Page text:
Leonard Goh | Apr 28, 2010

    The bundle of the Eye of the Dragon EOS 550D. (Credit: Canon China)

    What can lock eyes with the baddies, perform death-defying jumps, leap off tall buildings (and helicopters) and save a little girl while wearing an amicable smile? Jackie Chan? Spot-on! Who better to flash that million-dollar smile for the camera?

    Enter the Eye of Dragon EOS 550D released by Canon China, with gold accents around the camera's name and logo near the hotshoe. The US$1,450 package will also come with a specially designed camera strap and leather case. And, instead of the usual 18-55mm kit lens, the snapper will ship with the 18-135mm glass. Did we also mention there's a Jackie Chan photo album bundled as well?

    Strictly for fans of the action auteur, only 2,010 sets of the Eye of Dragon EOS 550D are produced. Just remember that the camera's warranty doesn't cover damage caused by stunts.
    Gene Ching
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    raking it in

    Jackie's got bank.
    Jackie Chan tops Forbes China Celebrity List
    * Source: Global Times
    * [15:34 April 30 2010]

    Hong Kong movie star Jackie Chan ranks number one in the recently released Forbes China Celebrity List of 2010. Taiwanese musician Jay Chou and Hong Kong singer and actor Andy Lau are in hot pursuit.

    Chan, who held a concert in Beijing's Bird Nest in May 2009, became the first artist to perform in the National Stadium. Jay Chou didn't receive good reviews for his movies, but he got more attention for his work in the Hollywood film The Green Hornet with American actress Cameron Diaz. Meanwhile, Lau has starred in three movies, but his secret marriage to Carol Zhu that was exposed grabbed headlines.

    Basketball forward Yao Ming continues to lead the list of celebrities from the Chinese mainland and actress Zhang Ziyi ranks fourth with 25 cover stories. Skit and sitcom actor Zhao Benshan is in the fifth place.

    Writer Guo Jingming who edits Top Novel magazine is in 58th spot, while writer, blogger and racecar driver Han Han is 74th.

    According to Forbes Chinese edition, the two standards for ranking celebrities are personal income and media exposure rate which is judged from 28 popular newspapers, 18 nationwide TV programs and cover stories in 29 magazines.
    Gene Ching
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    JC Group Rising

    The future is Chollywood and Jackie at the forefront.

    Jackie Chan plans turbo-charged slate
    Eight films and two TV dramas in the works
    By Gregg Kilday and David Morgan
    May 13, 2010, 02:00 PM ET

    CANNES -- With projects ranging from a martial arts film that reflects the spirit of his 1978 hit "Drunken Master" to movies designed to showcase rising talent like actress Lin Peng, Jackie Chan is embarking on an ambitious slate of films and TV shows that will play out over the next few years.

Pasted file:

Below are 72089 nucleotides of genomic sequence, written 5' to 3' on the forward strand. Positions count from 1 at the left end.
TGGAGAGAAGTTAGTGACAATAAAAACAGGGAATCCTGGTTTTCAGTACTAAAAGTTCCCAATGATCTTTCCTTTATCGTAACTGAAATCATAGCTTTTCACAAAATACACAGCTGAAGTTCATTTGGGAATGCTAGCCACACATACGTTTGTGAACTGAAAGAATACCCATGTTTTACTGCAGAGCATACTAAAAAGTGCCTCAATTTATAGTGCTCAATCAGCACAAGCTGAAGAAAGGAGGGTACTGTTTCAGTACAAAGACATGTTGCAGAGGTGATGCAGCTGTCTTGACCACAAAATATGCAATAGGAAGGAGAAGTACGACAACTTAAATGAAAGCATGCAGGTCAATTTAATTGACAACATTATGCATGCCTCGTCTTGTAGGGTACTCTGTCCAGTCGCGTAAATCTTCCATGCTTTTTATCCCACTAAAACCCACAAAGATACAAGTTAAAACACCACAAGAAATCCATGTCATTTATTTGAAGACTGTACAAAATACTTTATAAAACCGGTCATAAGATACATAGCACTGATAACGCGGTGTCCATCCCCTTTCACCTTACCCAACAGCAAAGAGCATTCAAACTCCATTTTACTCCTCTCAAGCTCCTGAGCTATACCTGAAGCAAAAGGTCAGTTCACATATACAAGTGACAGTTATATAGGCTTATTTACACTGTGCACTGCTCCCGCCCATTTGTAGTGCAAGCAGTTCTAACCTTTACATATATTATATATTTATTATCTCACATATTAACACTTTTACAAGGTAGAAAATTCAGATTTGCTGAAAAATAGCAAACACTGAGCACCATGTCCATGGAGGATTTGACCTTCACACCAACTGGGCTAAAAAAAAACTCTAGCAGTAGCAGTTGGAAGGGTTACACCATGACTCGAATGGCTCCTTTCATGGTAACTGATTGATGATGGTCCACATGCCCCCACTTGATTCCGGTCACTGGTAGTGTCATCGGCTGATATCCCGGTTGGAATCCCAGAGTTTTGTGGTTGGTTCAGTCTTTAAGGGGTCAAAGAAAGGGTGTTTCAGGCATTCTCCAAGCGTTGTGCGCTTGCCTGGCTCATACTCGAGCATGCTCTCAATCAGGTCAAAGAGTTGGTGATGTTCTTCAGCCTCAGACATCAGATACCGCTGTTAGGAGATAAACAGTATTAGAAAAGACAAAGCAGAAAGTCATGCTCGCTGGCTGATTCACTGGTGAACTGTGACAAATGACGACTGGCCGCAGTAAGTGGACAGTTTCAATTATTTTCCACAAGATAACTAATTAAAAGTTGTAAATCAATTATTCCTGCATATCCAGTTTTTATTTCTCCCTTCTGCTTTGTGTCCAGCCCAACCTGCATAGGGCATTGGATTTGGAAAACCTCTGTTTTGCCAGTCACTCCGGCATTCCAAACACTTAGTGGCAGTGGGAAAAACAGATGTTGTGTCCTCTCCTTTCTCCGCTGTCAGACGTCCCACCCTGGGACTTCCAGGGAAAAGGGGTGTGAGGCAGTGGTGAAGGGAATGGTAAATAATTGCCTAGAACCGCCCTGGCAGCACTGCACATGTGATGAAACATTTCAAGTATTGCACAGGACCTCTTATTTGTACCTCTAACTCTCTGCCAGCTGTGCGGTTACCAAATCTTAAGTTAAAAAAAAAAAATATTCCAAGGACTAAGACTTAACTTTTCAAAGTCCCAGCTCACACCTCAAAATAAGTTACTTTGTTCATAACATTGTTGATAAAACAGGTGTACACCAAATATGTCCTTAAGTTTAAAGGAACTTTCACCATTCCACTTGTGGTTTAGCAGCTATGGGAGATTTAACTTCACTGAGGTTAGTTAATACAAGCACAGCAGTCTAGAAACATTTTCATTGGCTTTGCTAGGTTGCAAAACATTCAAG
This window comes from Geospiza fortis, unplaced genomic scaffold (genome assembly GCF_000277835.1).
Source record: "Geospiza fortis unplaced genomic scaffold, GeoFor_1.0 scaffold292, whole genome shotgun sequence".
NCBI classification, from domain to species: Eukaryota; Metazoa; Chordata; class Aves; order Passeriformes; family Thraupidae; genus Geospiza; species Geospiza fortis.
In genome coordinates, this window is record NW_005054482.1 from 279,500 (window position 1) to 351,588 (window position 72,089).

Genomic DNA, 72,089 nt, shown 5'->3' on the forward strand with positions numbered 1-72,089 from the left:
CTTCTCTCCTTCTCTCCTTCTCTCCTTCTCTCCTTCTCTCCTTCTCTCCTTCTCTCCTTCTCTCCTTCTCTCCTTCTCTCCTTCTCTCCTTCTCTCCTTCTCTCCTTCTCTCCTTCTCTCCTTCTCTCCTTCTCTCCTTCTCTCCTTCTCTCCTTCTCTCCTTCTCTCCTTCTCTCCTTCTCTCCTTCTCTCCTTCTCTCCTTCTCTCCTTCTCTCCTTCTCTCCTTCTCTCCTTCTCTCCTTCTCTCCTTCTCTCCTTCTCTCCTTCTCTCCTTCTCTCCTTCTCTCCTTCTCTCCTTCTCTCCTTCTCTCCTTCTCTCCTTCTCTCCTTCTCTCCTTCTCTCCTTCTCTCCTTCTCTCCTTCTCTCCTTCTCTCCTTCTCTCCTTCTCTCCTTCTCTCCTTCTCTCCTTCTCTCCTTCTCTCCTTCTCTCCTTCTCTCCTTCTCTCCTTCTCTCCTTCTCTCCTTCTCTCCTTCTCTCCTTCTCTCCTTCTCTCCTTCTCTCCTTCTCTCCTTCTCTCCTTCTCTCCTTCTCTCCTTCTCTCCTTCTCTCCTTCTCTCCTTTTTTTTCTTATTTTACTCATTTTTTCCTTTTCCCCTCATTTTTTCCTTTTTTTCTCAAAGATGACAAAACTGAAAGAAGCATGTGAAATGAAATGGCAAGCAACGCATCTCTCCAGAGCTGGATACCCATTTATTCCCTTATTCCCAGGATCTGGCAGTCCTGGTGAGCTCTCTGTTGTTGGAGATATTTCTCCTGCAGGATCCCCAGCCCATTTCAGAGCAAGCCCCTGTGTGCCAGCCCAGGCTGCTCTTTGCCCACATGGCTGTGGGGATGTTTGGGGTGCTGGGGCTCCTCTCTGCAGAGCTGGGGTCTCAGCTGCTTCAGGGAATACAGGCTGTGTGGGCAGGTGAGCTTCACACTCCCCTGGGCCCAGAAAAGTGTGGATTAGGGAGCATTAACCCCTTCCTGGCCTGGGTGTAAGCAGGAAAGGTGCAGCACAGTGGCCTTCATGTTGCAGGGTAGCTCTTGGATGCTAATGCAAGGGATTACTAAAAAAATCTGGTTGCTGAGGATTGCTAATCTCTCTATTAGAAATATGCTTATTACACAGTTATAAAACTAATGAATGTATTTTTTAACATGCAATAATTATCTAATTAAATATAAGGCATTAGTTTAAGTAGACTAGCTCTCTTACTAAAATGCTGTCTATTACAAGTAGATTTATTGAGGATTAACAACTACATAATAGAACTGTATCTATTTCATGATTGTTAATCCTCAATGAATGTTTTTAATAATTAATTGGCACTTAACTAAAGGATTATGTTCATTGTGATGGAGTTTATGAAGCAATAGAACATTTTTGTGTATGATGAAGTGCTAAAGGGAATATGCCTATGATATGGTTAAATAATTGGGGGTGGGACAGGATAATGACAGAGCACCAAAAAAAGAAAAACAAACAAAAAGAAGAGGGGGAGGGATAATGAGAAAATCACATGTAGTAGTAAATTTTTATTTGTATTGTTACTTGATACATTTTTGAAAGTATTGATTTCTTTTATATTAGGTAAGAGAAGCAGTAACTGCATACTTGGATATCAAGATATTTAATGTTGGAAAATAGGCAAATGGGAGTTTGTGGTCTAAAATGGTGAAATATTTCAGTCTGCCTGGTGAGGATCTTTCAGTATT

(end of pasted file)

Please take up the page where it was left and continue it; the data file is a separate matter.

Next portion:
Chan will not be visiting the Croisette this year: He's assisting earthquake relief efforts in China and next month will be busy with promotional chores for "The Karate Kid," which Sony Pictures launches in the U.S. on June 11.

    But his reps are busy here showing distributors the lineup of projects to be produced by Chan's JC Group China and his Jackie & JJ Prods.

    The slate encompasses eight features and two TV dramas. Chan himself will star in four of the films and produce another four projects built around new filmmakers and stars.

    First up for Chan himself is the martial arts film "Drunken Master 1945." Though neither a remake nor sequel to Chan's 1978 hit "Drunken Master," the new film is intended to capture the martial arts spirit that the earlier film also celebrated.

    Mak Sui Fai, the co-writer and co-director of 2002's "Infernal Affairs," will helm the project, budgeted at $15 million, which is aiming to start shooting in February.

    At the same time, Chan will be shepherding several other projects as producer.

    Beginning in August, Steve Woo will direct "The Break-Up Artist," a Chinese Mandarin-language romantic comedy about a young woman who runs an agency that helps couples break up. The $2 million project will star Lin, who walked the red carpet on opening night, and who plays the female lead in Chan's latest film "Little Big Soldier." The Chinese actress was first introduced to a worldwide audience when Zhang Yimou invited her to participate in the opening ceremony of the 2008 Olympic Games.

    Woo also directed the similarly titled 2009 English-language film, "The Break-Up Artist," starring Amanda Crew. But he doesn't consider the new version a remake, since he's adding new elements and lining up famous guest appearances for the film.

    The other projects in which Chan plans to star are:

    -- "Cambodia Landmine," an action/comedy/drama, to be directed by "Little Big Soldier's" Ding Sheng. The $25 million production is scheduled to shoot in Cambodia in February 2012.

    -- "Tiger Mountain," a Mandarin-language action drama, to be directed by Tsui Siu Ming. Budgeted at $50 million and set to begin production in October 2012, the film will boast 3D special effects.

    -- "Manhattan," a $55 million action suspenser in both Mandarin and English, which Chan will both star in and direct is slated for January 2013. It is filming in both China and the U.S.